Chicago Mayoral data maps and analysis
The political world was shocked Tuesday night with news that hasn’t happened in Chicago in four decades- the sitting mayor was knocked out of the race.
This hasn’t happened since Harold Washington beat then-mayor Jane Byrne in the February 1983 Democratic primary. We decided to take a deeper dive and see where Paul Vallas won – and the path for Vallas and Brandon Johnson in the run-off.
Here’s some of our quick takes on the race:
- Former Chicago Schools CEO Paul Vallas (33.7%) emerges with the strongest base, indeed virtually monolithic in many precincts concentrated in the outer AND whiter and Asian wards, while putting in a stronger than expected performance in Hispanic wards. His challenge will be expanding this support while NOT being straight-jacketed as a Republican. Four years ago, Vallas came in 9th out of 14 candidates with 5% of the vote; he certainly learned the lessons from that race.
- Cook County Commissioner Brandon Johnson (20.3%) takes the key 2nd spot, however with only a minimal (albeit critical) geographic base (North & near-Northwest side) due to competition from Vallas and Lightfoot, along with other hopefuls. Moving forward, his prospects of surmounting Vallas’s current lead depend on consolidating the lion’s share of the Primary losers PLUS mobilizing others who did not cast ballots in February. Johnson’s campaign was fueled by a million-dollar cash infusion from the American Federation of Teachers.
- Mayor Lori Lightfoot’s (17.0%) incumbency was less than helpful, even in her own South and West side base as demonstrated by her winning a majority in a (literal) handful of precincts; which way her “last hurrah” supporters break in the April runoff showdown between Vallas and Johnson is anyone’s guess. Lightfoot spent much of the campaign pushing back on Garcia and attempting to set up a general election between her and Vallas. Interestingly enough, Lightfoot’s 17.0% of the vote in 2023 is only slightly below her vote of 17.5% in 2019 when she was the leading vote getter; the major difference was the presence of a larger number of credible candidates that year.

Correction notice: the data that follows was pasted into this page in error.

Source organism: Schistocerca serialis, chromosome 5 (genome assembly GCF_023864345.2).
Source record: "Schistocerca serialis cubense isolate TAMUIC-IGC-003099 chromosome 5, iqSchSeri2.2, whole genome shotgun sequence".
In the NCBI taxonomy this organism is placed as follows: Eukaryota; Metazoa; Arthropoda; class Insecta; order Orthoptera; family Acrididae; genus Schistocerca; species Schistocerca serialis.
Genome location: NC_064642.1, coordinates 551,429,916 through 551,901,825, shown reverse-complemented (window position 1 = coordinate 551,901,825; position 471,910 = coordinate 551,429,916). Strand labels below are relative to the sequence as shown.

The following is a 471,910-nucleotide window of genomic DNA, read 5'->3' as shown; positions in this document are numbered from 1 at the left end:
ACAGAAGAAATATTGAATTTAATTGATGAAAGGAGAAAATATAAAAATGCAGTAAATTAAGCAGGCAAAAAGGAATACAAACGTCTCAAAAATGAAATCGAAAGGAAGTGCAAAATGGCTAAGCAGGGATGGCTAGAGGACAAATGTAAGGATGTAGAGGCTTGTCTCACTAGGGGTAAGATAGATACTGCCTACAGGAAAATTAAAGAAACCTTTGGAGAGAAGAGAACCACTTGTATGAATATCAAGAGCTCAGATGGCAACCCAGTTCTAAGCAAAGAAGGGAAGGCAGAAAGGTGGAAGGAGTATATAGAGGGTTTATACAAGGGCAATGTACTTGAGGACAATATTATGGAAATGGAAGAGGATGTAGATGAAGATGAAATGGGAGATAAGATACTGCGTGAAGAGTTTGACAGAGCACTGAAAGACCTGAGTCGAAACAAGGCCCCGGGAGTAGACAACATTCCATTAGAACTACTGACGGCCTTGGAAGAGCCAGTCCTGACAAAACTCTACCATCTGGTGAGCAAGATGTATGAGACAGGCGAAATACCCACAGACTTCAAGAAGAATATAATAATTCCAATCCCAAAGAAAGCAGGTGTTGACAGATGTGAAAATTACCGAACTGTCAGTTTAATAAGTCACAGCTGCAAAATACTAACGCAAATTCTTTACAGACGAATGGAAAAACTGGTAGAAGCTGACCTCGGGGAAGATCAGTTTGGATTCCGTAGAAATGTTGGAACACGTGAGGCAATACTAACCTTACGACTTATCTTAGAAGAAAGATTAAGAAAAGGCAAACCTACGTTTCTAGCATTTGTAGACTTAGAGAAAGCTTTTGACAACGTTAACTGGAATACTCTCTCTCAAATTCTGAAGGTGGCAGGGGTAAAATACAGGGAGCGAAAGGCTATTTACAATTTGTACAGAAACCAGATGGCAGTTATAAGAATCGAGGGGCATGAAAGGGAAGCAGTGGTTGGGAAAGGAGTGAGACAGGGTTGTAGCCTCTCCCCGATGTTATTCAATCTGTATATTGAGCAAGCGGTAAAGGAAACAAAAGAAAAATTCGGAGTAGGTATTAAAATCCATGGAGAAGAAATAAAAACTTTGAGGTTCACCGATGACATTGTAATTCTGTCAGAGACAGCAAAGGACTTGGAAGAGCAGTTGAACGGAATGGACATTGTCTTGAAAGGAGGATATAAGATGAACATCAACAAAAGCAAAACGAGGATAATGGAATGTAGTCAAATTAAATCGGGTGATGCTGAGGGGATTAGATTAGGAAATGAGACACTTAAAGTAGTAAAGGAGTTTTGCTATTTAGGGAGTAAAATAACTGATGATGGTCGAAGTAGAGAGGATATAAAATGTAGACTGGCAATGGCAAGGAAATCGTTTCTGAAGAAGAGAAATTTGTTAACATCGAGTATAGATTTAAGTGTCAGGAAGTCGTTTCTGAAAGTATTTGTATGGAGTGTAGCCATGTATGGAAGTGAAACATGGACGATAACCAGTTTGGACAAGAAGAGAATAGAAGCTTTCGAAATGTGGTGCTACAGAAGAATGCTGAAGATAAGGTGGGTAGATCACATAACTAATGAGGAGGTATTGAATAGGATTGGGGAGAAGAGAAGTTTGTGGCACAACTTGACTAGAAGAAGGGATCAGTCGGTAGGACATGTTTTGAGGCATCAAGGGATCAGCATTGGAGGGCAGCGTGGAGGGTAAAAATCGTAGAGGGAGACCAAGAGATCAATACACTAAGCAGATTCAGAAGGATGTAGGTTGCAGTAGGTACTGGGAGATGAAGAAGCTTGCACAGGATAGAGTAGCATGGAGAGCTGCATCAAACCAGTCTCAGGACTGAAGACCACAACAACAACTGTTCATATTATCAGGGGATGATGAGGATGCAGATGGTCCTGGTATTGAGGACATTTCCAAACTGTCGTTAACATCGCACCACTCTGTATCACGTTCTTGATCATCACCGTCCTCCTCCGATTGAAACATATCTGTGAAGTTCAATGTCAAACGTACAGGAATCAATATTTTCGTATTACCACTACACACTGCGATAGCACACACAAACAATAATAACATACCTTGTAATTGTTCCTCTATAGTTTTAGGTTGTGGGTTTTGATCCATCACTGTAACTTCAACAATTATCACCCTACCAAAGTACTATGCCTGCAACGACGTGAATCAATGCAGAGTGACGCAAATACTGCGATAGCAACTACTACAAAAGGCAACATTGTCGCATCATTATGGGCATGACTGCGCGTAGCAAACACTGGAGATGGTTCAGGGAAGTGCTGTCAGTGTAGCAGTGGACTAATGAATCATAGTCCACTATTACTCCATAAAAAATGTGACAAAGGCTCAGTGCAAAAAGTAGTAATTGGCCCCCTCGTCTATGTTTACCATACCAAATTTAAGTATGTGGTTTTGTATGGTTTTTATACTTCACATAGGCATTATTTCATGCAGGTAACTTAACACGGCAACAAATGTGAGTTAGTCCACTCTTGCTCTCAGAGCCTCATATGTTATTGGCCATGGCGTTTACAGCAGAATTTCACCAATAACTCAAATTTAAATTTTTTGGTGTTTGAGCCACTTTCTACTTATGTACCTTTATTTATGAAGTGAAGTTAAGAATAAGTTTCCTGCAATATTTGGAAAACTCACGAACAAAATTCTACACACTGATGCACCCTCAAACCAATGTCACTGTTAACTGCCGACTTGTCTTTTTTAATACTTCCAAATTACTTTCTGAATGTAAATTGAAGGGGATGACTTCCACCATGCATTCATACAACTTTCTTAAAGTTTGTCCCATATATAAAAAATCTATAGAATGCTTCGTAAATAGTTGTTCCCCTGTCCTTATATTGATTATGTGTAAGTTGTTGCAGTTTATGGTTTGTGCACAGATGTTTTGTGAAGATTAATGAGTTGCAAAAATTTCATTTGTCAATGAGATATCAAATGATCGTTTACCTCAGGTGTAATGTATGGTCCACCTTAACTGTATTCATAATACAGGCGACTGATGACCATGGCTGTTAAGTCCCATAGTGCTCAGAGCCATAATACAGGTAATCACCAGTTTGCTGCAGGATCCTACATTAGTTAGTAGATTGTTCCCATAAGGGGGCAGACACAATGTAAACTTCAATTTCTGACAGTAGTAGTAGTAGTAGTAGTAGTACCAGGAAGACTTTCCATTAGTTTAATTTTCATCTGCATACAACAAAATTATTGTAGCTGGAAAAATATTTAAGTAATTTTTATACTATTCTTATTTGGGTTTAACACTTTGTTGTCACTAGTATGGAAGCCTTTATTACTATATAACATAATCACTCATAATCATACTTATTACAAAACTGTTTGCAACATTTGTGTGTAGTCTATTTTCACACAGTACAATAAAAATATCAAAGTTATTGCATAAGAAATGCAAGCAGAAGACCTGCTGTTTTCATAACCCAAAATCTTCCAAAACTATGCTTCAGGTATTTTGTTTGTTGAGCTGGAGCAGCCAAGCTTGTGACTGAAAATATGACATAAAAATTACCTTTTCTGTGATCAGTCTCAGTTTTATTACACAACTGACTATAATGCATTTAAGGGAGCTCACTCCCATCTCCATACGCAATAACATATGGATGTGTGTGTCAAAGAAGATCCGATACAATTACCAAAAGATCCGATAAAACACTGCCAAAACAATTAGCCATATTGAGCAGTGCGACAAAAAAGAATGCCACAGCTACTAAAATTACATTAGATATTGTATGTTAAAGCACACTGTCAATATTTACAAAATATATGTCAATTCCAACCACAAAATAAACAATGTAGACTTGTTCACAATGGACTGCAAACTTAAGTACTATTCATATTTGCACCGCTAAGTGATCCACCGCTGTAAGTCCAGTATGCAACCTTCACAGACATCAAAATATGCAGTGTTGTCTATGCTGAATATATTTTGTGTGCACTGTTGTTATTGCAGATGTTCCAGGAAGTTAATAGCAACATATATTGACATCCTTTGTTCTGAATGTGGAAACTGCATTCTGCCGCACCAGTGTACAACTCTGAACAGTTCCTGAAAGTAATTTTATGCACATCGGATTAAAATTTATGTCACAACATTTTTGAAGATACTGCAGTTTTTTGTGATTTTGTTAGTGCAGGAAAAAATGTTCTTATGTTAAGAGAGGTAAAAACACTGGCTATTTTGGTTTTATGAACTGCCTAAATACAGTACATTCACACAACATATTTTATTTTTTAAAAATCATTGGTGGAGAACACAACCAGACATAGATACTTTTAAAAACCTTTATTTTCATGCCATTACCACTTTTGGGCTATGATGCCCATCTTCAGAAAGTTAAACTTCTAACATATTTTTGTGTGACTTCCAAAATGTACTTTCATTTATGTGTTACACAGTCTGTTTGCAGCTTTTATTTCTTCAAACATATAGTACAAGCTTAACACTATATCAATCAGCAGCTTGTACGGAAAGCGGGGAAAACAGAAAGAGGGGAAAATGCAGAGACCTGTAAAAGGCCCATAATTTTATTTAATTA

- Congressman Jesus “Chuy” Garcia’s (13.7%) base was both stronger in concentration but smaller in voting clout than Johnson or Lightfoot, reflecting his ethnic appeal with Latino voters, especially on the West Side and other predominately Hispanic areas. As in the last election, these voters are now up for grabs, and could determine the final outcome IF they skew significantly to one of the remaining choices. Eight years ago, Garcia received 34% in the February primary and forced incumbent Mayor Rahm Emanuel to an April run-off, attracting a national progressive following.
- Wealthy perennial candidate Willie Wilson (9.5%) was only one of the other mayoral hopefuls to carry any precincts in the initial results, albeit with smallish pluralities; its significance is that it came substantially out of Lightfoot’s hide, and were clearly a factor in knocking the incumbent out of contention. Wilson also got fewer votes than he received in 2019 when he garnered 10.6%. Maybe he’ll take his gas card giveaways national with another presidential run.
For those not familiar with Chicago and Chicago politics, it’s critical to note how race and ethnicity play a role in these outcomes. Even today, Chicago remains one of the most segregated big cities in America – check out this map, using 2020 census data.
So, you have Vallas with about a third of the vote; the two major progressive candidates, Johnson and Garcia, with about a third of the vote, and the remaining third going to Lightfoot, Wilson or someone else. Those voters are mostly Black and without a favored candidate, will be highly targeted as well as less progressive Garcia voters.
Prediction – this race will be very close in April.
In politics, the strategy is often easy; what is hard is understanding the race. For both Mayor Lightfoot and Garcia, they clearly fell victim to this as they never understood what the race was about.